Thank you @Deepti_Prasad. Appreciate a lot to your suggestions! I did not mention too much on the features because I thought the meaning of each features do not matter too much. As long as it shows higher correlation to the membership status, we should put it into the model?

I ran a correlation analysis and selected the top 20 correlation for modelling.

                              VOL_ACTUAL  INVOL_ACTUAL  CONTINUE
OTHER_PAY                       0.150662           NaN -0.118051
INVOL_POSSIBLE                 -0.142355      0.016845  0.103075
ONE_PRODUCT_AGE                 0.137720           NaN -0.108078
MONTH_1_FLAG                    0.092828     -0.007732 -0.069201
MONTH_2_FLAG                    0.080453     -0.007400 -0.059549
VDR                             0.079975      0.045110 -0.091243
MONTH_0_FLAG                    0.074084     -0.008143 -0.054023
PRODUCT_AGE                    -0.067619     -0.046682  0.082363
TENURE                         -0.061022     -0.046162  0.076792
CH                              0.055896      0.042566 -0.070513
V_OTHER                        -0.055784     -0.043773  0.071161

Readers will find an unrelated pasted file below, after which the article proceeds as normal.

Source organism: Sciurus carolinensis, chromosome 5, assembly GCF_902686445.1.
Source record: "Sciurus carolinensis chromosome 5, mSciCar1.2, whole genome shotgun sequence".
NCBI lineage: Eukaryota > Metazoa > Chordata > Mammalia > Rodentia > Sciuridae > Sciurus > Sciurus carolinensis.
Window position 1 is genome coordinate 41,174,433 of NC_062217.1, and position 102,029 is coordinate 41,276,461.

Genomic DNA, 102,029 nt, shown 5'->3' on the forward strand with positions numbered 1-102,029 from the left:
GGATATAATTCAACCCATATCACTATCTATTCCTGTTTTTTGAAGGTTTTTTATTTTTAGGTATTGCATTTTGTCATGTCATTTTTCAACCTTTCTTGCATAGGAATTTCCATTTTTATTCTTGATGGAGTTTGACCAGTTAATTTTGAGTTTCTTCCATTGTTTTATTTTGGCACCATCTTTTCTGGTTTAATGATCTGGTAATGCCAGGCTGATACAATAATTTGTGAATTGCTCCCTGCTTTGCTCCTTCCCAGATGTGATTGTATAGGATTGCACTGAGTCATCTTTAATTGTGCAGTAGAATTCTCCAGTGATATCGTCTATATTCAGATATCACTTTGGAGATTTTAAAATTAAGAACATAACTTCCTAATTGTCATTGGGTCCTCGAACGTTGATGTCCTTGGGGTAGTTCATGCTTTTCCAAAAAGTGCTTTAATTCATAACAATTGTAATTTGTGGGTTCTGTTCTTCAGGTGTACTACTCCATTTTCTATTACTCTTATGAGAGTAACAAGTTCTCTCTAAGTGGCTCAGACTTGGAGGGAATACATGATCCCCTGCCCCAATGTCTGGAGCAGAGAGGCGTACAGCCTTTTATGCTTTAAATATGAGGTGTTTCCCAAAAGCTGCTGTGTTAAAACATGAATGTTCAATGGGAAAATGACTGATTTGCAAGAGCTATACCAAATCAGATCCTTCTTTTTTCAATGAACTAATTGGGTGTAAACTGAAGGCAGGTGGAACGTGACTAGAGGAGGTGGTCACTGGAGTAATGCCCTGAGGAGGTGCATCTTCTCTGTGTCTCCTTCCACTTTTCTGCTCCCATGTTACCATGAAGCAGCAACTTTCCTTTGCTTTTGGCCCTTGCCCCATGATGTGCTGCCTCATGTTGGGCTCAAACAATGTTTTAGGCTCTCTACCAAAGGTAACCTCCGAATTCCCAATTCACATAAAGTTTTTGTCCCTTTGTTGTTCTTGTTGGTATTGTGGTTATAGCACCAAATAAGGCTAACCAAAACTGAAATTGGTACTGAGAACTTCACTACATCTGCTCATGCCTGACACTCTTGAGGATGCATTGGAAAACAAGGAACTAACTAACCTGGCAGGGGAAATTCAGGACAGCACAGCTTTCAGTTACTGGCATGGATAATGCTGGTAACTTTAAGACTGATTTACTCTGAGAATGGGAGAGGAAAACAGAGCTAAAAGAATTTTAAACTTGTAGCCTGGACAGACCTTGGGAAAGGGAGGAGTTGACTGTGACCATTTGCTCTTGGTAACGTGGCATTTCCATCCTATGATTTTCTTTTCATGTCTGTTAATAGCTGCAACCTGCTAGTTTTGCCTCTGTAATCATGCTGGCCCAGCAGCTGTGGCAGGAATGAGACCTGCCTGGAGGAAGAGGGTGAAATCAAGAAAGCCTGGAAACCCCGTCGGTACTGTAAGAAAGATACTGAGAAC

PAY_DEBIT                      -0.050499     -0.040004  0.064650
1_SPONSORSHIP                  -0.048125     -0.031288  0.057436
2_SPONSORSHIP                   0.040916      0.032428 -0.052391
CH_OTHER                       -0.036099     -0.032116  0.048365
FIRST_PRODUCT_FLAG              0.034723      0.032542 -0.047529
INVOL_POSS_ONE__AGE             0.026018      0.027321 -0.037408
CH_TELEMARKETING               -0.023676     -0.015571  0.028366
PAY_CREDIT                     -0.022139      0.040396       NaN
MONTHLY_FREQ                    0.020086      0.011782 -0.023192

The code that I ran for SMOTE is below:

from sklearn.preprocessing import StandardScaler
from imblearn.over_sampling import RandomOverSampler
from imblearn.over_sampling import SMOTE

# scale the data
scaler = StandardScaler()
X_train_scale = scaler.fit_transform(X_train)
X_test_scale = scaler.transform(X_test)
X_dev_scale = scaler.transform(X_dev)

# SMOTE sample
smote = SMOTE(random_state=42)
X_train_resampled, y_train_resampled = smote.fit_resample(X_train_scale, y_train)

The result of Logistic Regression after SMOTE shows bad performance on minority class Precision (1.0 = Voluntary Discontinue ; 2.0 = Involuntary Discontinue):

lg_model = LogisticRegression(max_iter=1000)
lg_model =, y_train_resampled)
y_pred = lg_model.predict(X_dev_scale)
print('LG with resampling')
print(classification_report(y_dev, y_pred))

LG with resampling
              precision    recall  f1-score   support

         0.0       1.00      0.59      0.74   1100105